Walking Together (Part 1)

Dear BPCWA worshipper, A resident at a nursing home recently told a worshipper that she was a Methodist who had been happily married to a Catholic. She said that it was just about mutual respect and not stopping each other when they went to church separately. She admitted that she knew that some Christians don’t believe that that should be so, but she said that she had been happily married throughout her life and it could work despite what some may think. What is your view of that? More importantly, what does God’s Word say?  Whether you are single or married, it is important for us to have the right perspective.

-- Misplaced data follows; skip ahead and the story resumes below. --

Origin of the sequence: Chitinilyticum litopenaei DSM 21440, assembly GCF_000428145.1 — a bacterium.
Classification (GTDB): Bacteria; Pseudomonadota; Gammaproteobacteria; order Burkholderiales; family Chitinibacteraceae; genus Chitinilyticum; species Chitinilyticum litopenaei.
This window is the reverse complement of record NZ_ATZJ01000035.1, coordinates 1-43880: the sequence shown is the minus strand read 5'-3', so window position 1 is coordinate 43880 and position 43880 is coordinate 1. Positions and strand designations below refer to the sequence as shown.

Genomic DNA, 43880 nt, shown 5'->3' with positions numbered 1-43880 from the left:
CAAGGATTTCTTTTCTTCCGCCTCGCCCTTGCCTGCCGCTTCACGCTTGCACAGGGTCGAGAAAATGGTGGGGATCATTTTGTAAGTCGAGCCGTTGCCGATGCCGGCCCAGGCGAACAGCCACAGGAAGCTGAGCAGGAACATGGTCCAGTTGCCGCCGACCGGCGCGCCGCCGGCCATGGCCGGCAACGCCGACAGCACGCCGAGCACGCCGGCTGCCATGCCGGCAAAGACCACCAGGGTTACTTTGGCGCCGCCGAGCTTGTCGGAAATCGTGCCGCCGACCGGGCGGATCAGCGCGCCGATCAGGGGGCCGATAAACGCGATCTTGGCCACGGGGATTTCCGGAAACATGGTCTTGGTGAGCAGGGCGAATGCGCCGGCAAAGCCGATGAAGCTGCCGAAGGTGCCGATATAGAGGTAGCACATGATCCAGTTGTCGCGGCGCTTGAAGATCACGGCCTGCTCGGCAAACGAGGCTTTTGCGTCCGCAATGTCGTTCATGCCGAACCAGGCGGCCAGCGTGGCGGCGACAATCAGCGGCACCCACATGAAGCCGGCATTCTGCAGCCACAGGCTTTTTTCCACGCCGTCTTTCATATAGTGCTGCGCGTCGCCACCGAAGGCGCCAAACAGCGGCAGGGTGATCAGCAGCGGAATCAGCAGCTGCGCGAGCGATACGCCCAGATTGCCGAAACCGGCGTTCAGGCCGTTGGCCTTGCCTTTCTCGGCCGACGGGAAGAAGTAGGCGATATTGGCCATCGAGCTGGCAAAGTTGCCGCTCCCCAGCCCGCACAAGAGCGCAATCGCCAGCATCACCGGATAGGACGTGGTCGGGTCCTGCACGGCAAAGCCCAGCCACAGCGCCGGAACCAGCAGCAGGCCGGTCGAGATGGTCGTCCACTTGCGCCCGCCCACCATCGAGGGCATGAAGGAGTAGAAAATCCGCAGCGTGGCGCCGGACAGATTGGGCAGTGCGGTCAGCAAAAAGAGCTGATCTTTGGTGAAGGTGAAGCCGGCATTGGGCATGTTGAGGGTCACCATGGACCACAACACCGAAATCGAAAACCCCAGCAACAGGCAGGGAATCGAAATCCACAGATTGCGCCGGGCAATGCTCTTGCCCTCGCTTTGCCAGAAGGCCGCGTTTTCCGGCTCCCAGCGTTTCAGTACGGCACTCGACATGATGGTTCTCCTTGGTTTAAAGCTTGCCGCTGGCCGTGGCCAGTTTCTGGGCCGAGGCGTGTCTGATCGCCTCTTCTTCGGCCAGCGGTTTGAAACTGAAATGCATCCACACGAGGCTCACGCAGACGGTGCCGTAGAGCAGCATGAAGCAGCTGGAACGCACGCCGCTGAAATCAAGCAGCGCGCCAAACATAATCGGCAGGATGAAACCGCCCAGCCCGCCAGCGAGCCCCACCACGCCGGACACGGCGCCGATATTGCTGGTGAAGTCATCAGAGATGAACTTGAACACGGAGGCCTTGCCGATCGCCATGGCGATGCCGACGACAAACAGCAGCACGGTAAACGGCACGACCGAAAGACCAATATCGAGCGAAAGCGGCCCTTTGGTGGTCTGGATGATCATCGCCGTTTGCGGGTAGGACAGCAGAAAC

Walking with unbelievers in marriage. As Christians, we must never judge what is right or wrong by another’s experience or “end results”, even if things seemed to have “worked out” or not “worked out”. Even if something “worked out” for another (and it may even be our parents, siblings, or relatives), it doesn’t mean that it’s right. For that case mentioned above, we don’t know for sure if the Methodist churchgoer was even saved. Ultimately, what matters is that God commands every Christian seeking marriage to marry “only in the Lord.” (1Co 7:39). There is no liberty of choice here for the Christian. It is blatant disobedience to be in the bond of marriage to a non-Christian. Right from the Old Testament, before the children went into the Promised Land, God forbade His people from making covenants with the unbelievers in the land (De 7:2). Since marriage is a covenantal bond of greater importance than the covenants in the world, it goes without saying then that intermarriages with unbelievers were forbidden (De 7:3) because “they will turn away thy son from following me, that they may serve other gods” (De 7:4). Israel in its history, and even today, many Christians have walked in disobedience to this command with sad results. This must be a clear warning that every single or parent must take heed to. There must be no compromise on this even if it is your own believing child who wants to marry an unbeliever, as it is blatant disobedience to God. Christians who pursue such relationships must be soundly counselled to repent. Members who refuse such counsel and stubbornly continue into marriage with an unbeliever will be subject to the escalating steps of church discipline. While it may seem unloving to unbelievers especially since it is on the topic of “love” (by the world’s standards) and marriage, we must understand that all these steps are always done in love to prevent the believer from falling into deep sin once they are in the bond of marriage. To allow a believer to sin against God’s commands is not loving (1Co 13:6). It is ultimately for the spiritual good of the Christian involved. Moreover, a marriage affects God’s kingdom’s work and the usefulness of the Christian thereafter.